Este es un tema que me gusta mucho; hace un tiempo subimos un pequeño video de esta canción, hoy quisimos grabarlo con orquesta en vivo y la emoción que sentí fue única, espero que lo disfruten, pues me llena de alegría compartir con ustedes este video dedicado a todos los salseros del mundo.

Translation: This is a song that I like very much; some time ago we uploaded a short video of this song, today we wanted to record it with a live orchestra and the emotion I felt was unique, I hope you enjoy it, because it fills me with joy to share with you this video dedicated to all the salseros of the world.

Sebastián Chérrez Alvea
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Ahmad Jamal: ‘Poinciana’

10 June 2014 — Jazz on the Tube

In my top ten list of jazz greats, Ahmad Jamal’s Poinciana was one the first albums I ever bought. Recorded in Marciac, France. Written by Nat Simon in 1936, “Poinciana” has since become a jazz standard. The Cuban folk melody “La canción del árbol”, “The Song of the Tree” – provided the inspiration for Simon’s composition.

Personnel: Ahmad Jamal, piano; James Cammack, bass; Idris Muhammad, drums

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Listen: Gil Evans Day – ‘Boplicity’

13 May 2021 — Jazz on the Tube

Gil Evans – May 13, 1912 – March 20, 1988

Arranger, composer, leader, and pianist Ian Ernest Gilmore Green (who became known as Gil Evans) was born May 13, 1912 in Toronto Canada.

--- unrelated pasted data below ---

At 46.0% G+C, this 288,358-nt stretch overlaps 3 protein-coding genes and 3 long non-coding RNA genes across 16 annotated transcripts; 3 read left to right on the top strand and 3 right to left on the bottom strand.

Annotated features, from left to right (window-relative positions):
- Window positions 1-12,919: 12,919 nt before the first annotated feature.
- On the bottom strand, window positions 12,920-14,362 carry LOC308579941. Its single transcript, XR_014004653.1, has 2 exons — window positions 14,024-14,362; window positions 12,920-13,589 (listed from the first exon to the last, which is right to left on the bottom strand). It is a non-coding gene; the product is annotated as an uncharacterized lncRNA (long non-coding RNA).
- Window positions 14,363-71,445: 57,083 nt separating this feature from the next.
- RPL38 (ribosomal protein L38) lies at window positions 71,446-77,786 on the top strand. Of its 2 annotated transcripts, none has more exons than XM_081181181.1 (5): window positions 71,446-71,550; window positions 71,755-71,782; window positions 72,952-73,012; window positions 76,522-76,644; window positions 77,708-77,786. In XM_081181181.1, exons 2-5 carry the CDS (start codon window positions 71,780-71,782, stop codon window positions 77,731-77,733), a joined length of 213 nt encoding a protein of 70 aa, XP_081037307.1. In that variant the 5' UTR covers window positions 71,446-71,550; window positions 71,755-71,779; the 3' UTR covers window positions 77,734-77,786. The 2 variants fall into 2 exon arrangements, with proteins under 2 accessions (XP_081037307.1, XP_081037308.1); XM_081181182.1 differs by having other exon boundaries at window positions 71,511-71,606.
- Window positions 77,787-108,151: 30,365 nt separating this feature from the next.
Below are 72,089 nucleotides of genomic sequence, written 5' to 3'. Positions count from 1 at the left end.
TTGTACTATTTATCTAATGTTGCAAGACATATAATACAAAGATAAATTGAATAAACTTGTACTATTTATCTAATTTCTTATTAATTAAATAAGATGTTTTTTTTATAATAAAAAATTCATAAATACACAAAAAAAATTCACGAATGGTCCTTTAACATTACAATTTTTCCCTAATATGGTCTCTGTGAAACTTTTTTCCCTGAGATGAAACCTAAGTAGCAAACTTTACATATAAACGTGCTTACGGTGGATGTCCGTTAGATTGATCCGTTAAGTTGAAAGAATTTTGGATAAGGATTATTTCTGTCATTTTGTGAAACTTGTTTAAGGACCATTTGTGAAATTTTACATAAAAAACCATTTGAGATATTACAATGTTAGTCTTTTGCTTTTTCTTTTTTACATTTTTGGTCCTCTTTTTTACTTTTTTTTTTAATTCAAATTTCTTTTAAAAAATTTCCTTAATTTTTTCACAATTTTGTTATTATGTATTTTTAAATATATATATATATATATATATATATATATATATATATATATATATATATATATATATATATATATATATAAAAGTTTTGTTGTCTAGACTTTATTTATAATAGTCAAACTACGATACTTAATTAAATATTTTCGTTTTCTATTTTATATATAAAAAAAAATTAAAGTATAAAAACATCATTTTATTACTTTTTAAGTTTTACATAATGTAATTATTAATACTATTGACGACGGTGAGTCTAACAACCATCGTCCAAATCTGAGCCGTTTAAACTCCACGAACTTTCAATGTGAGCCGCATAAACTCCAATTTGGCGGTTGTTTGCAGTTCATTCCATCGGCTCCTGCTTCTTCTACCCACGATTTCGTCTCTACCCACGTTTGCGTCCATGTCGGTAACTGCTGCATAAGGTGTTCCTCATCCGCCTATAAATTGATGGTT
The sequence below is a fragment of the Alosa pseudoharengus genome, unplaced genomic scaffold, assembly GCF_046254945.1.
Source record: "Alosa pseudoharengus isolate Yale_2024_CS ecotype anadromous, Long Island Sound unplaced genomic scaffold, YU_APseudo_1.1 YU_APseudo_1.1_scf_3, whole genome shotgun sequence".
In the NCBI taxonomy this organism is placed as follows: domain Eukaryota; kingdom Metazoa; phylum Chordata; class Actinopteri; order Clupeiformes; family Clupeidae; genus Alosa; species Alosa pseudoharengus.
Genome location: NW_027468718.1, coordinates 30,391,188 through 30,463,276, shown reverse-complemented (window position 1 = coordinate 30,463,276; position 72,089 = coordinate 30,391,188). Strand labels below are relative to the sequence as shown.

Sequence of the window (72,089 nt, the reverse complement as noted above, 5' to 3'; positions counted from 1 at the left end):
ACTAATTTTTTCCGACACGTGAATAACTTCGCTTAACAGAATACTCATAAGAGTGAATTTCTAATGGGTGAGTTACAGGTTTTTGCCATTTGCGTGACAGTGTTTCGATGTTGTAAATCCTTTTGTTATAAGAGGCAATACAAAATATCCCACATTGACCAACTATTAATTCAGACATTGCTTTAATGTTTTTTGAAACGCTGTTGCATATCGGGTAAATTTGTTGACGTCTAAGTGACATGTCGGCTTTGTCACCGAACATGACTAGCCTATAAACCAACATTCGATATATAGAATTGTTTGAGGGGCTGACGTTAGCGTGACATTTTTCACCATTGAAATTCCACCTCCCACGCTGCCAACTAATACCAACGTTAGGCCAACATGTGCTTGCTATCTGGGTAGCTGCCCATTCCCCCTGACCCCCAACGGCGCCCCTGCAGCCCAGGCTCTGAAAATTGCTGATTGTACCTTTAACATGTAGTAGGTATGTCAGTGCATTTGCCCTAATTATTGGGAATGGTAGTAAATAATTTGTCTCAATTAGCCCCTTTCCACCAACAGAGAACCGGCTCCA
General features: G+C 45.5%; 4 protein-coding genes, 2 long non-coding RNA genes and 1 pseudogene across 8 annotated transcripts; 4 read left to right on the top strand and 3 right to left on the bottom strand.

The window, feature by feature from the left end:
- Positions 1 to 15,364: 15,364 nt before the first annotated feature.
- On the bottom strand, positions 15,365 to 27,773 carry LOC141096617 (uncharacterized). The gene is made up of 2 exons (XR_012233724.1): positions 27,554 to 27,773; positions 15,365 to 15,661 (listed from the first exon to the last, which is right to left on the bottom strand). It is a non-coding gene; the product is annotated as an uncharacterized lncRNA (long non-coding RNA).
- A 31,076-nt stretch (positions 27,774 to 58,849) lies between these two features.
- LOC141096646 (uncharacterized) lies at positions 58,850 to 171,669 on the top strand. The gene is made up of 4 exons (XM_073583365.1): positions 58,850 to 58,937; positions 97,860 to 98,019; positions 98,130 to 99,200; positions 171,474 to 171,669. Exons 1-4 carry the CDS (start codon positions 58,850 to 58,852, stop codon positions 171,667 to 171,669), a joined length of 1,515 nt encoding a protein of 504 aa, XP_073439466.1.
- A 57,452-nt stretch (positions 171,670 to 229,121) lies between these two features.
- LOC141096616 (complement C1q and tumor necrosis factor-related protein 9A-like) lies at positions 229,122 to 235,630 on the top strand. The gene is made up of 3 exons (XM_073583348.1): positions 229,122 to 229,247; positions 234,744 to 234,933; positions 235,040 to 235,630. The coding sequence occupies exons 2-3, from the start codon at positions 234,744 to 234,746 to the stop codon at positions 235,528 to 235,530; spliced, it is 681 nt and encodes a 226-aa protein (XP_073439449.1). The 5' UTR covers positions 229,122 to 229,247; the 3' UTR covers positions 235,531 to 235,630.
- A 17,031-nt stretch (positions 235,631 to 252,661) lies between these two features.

Gil Evans began his career as a bandleader quite early, leading his own orchestra during 1933-38 which eventually became the backup band for singer Skinnay Ennis (for whom he arranged).

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Watch: Stan Levey – The Beginnings of Bebop

21 Jan 2020 — Youtube


Legendary jazz drummer Stan Levey was not only on the scene for the birth of bebop music, he also played a significant role in its delivery. This documentary is a fascinating inside look at a musician who was both a participant and an observer, whose briskly swinging skills as a drummer were matched by an insightful understanding of the jazz history-making surroundings of his youth. Featured are commentaries from Stan and his contemporaries such as Dizzy Gillespie, Charlie Parker, Miles Davis, Quincy Jones, Hank Jones, Terry Gibbs, Nino Tempo, Bill Henderson and Charlie Watts. This is a non-profit video strictly made for the enjoyment and education of you the viewer. Produced by Arthur Shelby Pritz & Stan Levey. Directed by Arthur Shelby Pritz.